Earlier this year we reported that the Oklahoma legislature was considering some amendments to its mechanics lien laws, and those amendments were signed by the Governor in April 2013 and slated to take effect on November 1, 2013. The new law changes very little about how contractors and suppliers must proceed to comply with the Oklahoma mechanics lien scheme, but does significantly alter the scope of a claim, as post-November it will be clear that “profit and overhead costs” may be included in a lien claim.
Overhead and Profit Costs – The Gray Area Oklahoma’s New Law Addresses
Time and time again courts have been called upon to decide whether contractors could include overhead and profits in their lien claim, and time and time again they have decided this question inconsistently. In theory, the right to file a mechanics lien arises not out of any contractual rights, but out of a legal theory that entitles those who furnish labor or materials to a construction improvement to acquire a security interest equal to the value of the contribution. While these laws have flourished in America for over 200 years, it’s surprising how poorly defined the term “value” is among the states. Time and time again courts have been called upon to decide whether contractors could include overhead and profits in their lien claim, and time and time again they have decided this question inconsistently.
“Overhead and profit costs” are a legal gray area because these costs strictly arise out of a a contractual right and are not the actual “value” of the labor or materials furnished to the project. Some rules actually go out of their way to seemingly cut out a claimant’s ability to claim overhead and profit costs, such as in California where the law allows claims for “the reasonable value of the work provided by the claimant or the price agreed to by the parties…whichever is less.” Emphasis ours. See our article: The 5 Biggest Mistakes You Can Make When Filing A California Mechanics Lien.
I think attorneys and judges are being a little ridiculous when they strip overhead and profit from a lien claim. In truth, the “cost” or “value” of work should include overhead and profit simply because it can’t be replaced without paying overhead and profit to someone. Accordingly, just like markups and profits get added to the manufacturing of equipment, materials, and labor of everything involved with building or maintaining anything in the world, the overhead and profit at the very end of the chain of production is just as integrated into the “value” or “cost” as it is at the very start of the chain.
Oklahoma legislatures perhaps agree with me and that is why they passed this recent amendment (House Bill 1087). This state is actually not the first to the dance, as Georgia just changed their laws to allow overhead and profit on mechanics lien claims that took effect July 1st.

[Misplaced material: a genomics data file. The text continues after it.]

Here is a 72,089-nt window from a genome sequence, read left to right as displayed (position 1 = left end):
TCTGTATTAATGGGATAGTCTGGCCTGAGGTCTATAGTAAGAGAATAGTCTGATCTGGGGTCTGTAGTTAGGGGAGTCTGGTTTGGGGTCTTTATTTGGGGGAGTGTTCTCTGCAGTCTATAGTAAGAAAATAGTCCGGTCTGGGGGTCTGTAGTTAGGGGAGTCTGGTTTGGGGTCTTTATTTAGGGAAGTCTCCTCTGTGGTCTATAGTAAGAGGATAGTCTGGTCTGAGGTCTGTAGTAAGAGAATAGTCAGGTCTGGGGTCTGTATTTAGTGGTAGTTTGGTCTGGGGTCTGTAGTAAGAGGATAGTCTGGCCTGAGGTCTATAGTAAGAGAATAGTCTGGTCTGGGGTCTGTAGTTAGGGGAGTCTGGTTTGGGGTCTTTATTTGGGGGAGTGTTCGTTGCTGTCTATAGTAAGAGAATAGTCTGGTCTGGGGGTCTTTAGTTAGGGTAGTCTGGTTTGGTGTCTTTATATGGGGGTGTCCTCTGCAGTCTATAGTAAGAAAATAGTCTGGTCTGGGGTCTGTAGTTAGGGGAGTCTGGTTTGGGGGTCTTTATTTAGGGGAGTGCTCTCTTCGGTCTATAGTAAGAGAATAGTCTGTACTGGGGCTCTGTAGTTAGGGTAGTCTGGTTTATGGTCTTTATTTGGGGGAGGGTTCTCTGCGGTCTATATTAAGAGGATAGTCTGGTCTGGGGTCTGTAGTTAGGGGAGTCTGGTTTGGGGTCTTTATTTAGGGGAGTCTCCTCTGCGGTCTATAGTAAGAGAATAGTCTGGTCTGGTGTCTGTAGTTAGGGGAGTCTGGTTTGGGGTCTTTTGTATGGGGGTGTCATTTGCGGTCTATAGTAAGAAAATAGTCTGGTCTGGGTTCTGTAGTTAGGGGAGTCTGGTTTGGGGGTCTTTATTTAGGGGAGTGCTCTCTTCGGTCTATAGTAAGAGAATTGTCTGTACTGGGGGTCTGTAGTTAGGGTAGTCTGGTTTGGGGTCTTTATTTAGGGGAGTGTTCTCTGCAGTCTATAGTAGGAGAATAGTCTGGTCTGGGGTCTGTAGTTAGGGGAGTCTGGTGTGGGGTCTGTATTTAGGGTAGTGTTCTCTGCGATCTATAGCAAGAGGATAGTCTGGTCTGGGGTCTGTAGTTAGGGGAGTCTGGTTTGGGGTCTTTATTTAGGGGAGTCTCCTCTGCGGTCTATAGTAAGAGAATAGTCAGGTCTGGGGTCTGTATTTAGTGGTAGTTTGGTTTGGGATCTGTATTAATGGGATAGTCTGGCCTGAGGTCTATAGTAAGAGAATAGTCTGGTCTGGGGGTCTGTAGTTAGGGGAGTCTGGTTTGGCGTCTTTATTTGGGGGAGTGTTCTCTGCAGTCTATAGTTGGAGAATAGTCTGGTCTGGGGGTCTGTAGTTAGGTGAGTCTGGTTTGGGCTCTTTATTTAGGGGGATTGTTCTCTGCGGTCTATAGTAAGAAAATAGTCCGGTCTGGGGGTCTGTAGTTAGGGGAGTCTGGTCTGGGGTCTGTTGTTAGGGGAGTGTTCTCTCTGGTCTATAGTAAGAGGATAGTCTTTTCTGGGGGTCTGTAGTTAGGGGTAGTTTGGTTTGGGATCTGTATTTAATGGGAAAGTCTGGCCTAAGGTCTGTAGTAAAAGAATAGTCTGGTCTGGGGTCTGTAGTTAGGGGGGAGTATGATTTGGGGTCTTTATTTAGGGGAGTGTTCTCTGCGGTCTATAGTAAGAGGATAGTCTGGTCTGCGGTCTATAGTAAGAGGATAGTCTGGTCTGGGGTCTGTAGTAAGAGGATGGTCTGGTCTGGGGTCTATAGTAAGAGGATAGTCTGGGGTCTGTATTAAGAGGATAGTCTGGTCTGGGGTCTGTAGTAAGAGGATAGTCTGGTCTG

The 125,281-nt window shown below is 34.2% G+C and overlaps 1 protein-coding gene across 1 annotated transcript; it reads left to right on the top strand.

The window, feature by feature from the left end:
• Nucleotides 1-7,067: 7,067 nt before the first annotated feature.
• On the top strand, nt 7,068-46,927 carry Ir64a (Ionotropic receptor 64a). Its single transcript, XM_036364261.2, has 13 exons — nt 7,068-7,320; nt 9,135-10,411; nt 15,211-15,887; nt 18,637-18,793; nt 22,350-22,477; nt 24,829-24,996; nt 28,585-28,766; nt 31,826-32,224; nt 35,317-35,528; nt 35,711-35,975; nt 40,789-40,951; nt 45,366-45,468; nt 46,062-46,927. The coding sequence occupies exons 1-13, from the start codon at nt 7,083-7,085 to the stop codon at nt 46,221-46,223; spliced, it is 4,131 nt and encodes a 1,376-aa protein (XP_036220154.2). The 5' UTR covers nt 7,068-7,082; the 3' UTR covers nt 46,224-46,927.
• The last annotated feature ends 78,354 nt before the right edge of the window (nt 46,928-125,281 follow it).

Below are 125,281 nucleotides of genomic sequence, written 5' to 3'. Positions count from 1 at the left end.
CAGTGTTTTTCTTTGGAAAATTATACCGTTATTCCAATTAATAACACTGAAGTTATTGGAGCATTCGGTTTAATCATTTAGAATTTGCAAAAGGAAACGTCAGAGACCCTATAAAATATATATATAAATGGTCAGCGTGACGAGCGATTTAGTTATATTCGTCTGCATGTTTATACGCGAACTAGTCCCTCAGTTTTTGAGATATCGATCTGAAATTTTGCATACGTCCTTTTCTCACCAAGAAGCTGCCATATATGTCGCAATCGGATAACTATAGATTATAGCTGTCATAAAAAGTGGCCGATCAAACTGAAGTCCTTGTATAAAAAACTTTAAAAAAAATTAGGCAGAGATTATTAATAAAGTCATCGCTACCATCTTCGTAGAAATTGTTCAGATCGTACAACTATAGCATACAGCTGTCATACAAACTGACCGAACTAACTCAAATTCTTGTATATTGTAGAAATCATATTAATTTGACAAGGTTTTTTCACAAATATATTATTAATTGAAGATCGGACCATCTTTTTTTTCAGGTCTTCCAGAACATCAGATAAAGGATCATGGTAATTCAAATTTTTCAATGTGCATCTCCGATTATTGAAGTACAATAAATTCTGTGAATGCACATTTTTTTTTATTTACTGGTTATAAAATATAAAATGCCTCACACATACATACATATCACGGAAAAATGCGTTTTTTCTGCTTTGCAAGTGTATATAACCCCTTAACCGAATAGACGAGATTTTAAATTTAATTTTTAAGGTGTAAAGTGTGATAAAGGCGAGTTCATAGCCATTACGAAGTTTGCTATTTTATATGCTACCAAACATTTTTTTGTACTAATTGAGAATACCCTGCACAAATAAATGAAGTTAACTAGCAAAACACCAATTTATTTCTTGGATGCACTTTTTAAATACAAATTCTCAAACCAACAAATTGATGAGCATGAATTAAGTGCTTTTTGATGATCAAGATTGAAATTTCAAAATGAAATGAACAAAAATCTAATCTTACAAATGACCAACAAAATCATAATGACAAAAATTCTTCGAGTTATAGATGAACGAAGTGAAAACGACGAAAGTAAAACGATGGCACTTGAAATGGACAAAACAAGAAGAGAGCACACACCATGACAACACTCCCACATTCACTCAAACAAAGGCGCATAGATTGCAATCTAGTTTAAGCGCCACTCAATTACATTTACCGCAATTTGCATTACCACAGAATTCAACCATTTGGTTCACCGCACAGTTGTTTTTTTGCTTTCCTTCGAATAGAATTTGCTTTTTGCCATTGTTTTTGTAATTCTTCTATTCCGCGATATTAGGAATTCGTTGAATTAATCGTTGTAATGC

Oklahoma Contractors Can Include Overhead and Profit and All Amounts Due in Their Mechanics Lien Claim
House Bill 1087 in large part amends 42 O.S. § 141 (related to general contractors) and §143 (related to subcontractors) to add language making it explicit that contractors can recover overhead and profit.
The safest practice for contractors in Oklahoma is to include overhead and profit costs without hesitation, but to not get greedy and jeopardize the lien claim by seeking pie in the sky damage amounts. The statutes previously provided that a mechanics lien could be filed simply for the “amount due for such material, equipment, and labor,” but this was apparently not clear enough to the court that the “amount due” could include overhead and profit. The new law adds text to make this explicit, now reading that the lien may be filed for “the amount due for such material, equipment, and labor, as well as any applicable profit and overhead costs due to the person.”
It’s very interesting to compare the slight difference in language between §141 and §143.
§143, which governs a subcontractor’s lien, allows a lien for the “amount due…as well as…overhead and profit.” §141, which governs a general contractor’s lien, appears to go further allowing a lien “in an amount inclusive of all sums owed to the person at the time of the lien filing, including, without limitation, applicable profit and overhead costs.”
After the Georgia lien law changes many legal commentators wondered whether the door was open for contractors to claim delay damages, consequential damages, and more on their mechanics lien claims. At least with respect to §141 in the Oklahoma law change, and possibly with the accompanying §143, the same questions are present. It will be interesting to see how broadly the courts interpret this new language.
In the meantime, the safest practice for contractors in Oklahoma (and in Georgia) is to include overhead and profit costs without hesitation, but to not get greedy and jeopardize the lien claim by seeking pie in the sky damage amounts.